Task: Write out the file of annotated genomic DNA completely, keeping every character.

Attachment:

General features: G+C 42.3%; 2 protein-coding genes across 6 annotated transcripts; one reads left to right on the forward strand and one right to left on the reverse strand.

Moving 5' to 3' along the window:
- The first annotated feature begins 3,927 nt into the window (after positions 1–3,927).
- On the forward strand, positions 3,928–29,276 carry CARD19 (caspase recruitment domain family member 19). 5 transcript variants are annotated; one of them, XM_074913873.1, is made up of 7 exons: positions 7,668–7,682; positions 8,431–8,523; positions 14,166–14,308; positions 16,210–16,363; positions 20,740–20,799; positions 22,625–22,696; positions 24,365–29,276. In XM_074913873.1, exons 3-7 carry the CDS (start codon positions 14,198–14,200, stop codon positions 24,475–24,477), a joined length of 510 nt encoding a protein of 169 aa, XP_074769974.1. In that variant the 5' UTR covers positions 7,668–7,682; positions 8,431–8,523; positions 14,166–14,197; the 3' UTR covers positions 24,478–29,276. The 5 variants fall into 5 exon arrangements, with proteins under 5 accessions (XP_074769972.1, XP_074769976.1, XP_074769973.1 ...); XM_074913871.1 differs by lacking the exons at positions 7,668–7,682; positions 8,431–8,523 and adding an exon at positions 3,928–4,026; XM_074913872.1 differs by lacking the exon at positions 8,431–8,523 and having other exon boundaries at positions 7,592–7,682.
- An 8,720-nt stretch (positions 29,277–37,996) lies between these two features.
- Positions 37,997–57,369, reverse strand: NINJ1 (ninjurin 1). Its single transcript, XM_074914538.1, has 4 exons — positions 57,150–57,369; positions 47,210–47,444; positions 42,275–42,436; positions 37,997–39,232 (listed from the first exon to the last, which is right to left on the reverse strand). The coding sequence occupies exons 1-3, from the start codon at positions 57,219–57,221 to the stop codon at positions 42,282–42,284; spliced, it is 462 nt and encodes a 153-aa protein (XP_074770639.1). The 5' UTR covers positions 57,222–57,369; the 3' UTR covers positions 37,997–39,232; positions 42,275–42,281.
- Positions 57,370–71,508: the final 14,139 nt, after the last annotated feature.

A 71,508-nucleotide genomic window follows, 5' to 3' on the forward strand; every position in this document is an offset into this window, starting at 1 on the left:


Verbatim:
General features: G+C 42.3%; 2 protein-coding genes across 6 annotated transcripts; one reads left to right on the forward strand and one right to left on the reverse strand.

Moving 5' to 3' along the window:
- The first annotated feature begins 3,927 nt into the window (after positions 1–3,927).
- On the forward strand, positions 3,928–29,276 carry CARD19 (caspase recruitment domain family member 19). 5 transcript variants are annotated; one of them, XM_074913873.1, is made up of 7 exons: positions 7,668–7,682; positions 8,431–8,523; positions 14,166–14,308; positions 16,210–16,363; positions 20,740–20,799; positions 22,625–22,696; positions 24,365–29,276. In XM_074913873.1, exons 3-7 carry the CDS (start codon positions 14,198–14,200, stop codon positions 24,475–24,477), a joined length of 510 nt encoding a protein of 169 aa, XP_074769974.1. In that variant the 5' UTR covers positions 7,668–7,682; positions 8,431–8,523; positions 14,166–14,197; the 3' UTR covers positions 24,478–29,276. The 5 variants fall into 5 exon arrangements, with proteins under 5 accessions (XP_074769972.1, XP_074769976.1, XP_074769973.1 ...); XM_074913871.1 differs by lacking the exons at positions 7,668–7,682; positions 8,431–8,523 and adding an exon at positions 3,928–4,026; XM_074913872.1 differs by lacking the exon at positions 8,431–8,523 and having other exon boundaries at positions 7,592–7,682.
- An 8,720-nt stretch (positions 29,277–37,996) lies between these two features.
- Positions 37,997–57,369, reverse strand: NINJ1 (ninjurin 1). Its single transcript, XM_074914538.1, has 4 exons — positions 57,150–57,369; positions 47,210–47,444; positions 42,275–42,436; positions 37,997–39,232 (listed from the first exon to the last, which is right to left on the reverse strand). The coding sequence occupies exons 1-3, from the start codon at positions 57,219–57,221 to the stop codon at positions 42,282–42,284; spliced, it is 462 nt and encodes a 153-aa protein (XP_074770639.1). The 5' UTR covers positions 57,222–57,369; the 3' UTR covers positions 37,997–39,232; positions 42,275–42,281.
- Positions 57,370–71,508: the final 14,139 nt, after the last annotated feature.

A 71,508-nucleotide genomic window follows, 5' to 3' on the forward strand; every position in this document is an offset into this window, starting at 1 on the left: